Training grounds such as Otterburn provide a haven for endangered wildlife - both inside and beyond the National Parks - because intensive agriculture has not been allowed to harm them. Salisbury Plain is Britain's largest remaining fragment of the rolling chalk downlands that once covered much of southern England. Most of this habitat has been ploughed for crops or "improved" with fertiliser - wiping out many wild flowers.

The stone curlew, a wading bird that has adapted to live on dry land, survives on the plain. So does the hobby, a magnificent bird of prey, four nationally scarce butterflies, and other rarities. If the army were to leave, the plain would qualify for instant designation as a National Park.

The Army wants to move AS90 training to Otterburn so as to make the maximum possible use of Salisbury Plain for tank training. It is one of few areas where the ground is hard enough for them to roam freely. As for the MLRS, Otterburn is the only UK training area where this fearsome weapon can launch its salvo without having to close a major public road. Even its practice rocket, which does not fly as far as the real thing, requires a completely unpopulated safety zone 11 miles long and two miles wide. That is not available on Salisbury Plain.

The key issues for the public inquiry are whether the disturbance that this means for Northumberland National Park can be justified. Government policy is that there should be no major construction in the parks unless there are exceptional circumstances, and it is in the national interest.

The Army argues yes on both counts. Its main opponents, the Northumberland National Park Authority, the county council and a coalition of conservation groups, will try to demonstrate that the military has failed to consider other ways of training with this new artillery. Could it use computer simulation instead? Train overseas? Use other areas, or buy some new land altogether? No, no, no and no, says the Army.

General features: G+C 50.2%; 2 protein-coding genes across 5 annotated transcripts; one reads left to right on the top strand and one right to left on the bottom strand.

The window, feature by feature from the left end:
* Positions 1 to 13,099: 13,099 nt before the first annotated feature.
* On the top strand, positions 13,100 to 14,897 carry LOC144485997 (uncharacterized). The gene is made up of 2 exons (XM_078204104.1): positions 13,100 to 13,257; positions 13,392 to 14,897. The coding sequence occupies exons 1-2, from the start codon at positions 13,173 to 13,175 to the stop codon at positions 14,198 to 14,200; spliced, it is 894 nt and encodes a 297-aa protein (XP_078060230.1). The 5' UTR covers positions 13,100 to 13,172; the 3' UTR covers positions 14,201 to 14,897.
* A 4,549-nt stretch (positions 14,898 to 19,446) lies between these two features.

Eventually the Government-appointed inspector will write his report, then the Secretary of State for the Environment will make a decision some time in 1998 or 1999. The best guess is that the Army will get the go- ahead, with a few further restrictions imposed upon it.

The inquiry follows three years of negotiations during which the National Park Authority agreed that there was a case for developing the training area in principle - an important breakthrough for the Army. Yet even after the military made further concessions to reduce the development, and the disturbance training causes to walkers and wildlife, the authority still refused planning permission last year, precipitating the inquiry. Maybe it should have offered a little bit more. Perhaps the Army's mistake was its somewhat aggressive public relations; many locals warmly approve of its presence because of its importance to the local economy. It did not help that the Army's spokesman on this issue also suggested the Authority's chief officer, Graham Taylor, was a Quaker pacifist who might be opposed to the military presence in principle.

Whatever the outcome, the tensions in Northumberland and other national parks will continue. The army will never get the funds to buy or rent large new chunks of training land in other thinly populated areas. It will seek to make the best possible use of the land it already controls, and perhaps add on a few bits around the edges. What it needs is plenty of tact, and a willingness to allow maximum possible public access to its training grounds - brilliant public relations, in short. The thunder of gunfire will rumble on in the hills of Otterburn and other national parks long after the verbal salvoes at the inquiry have ceased.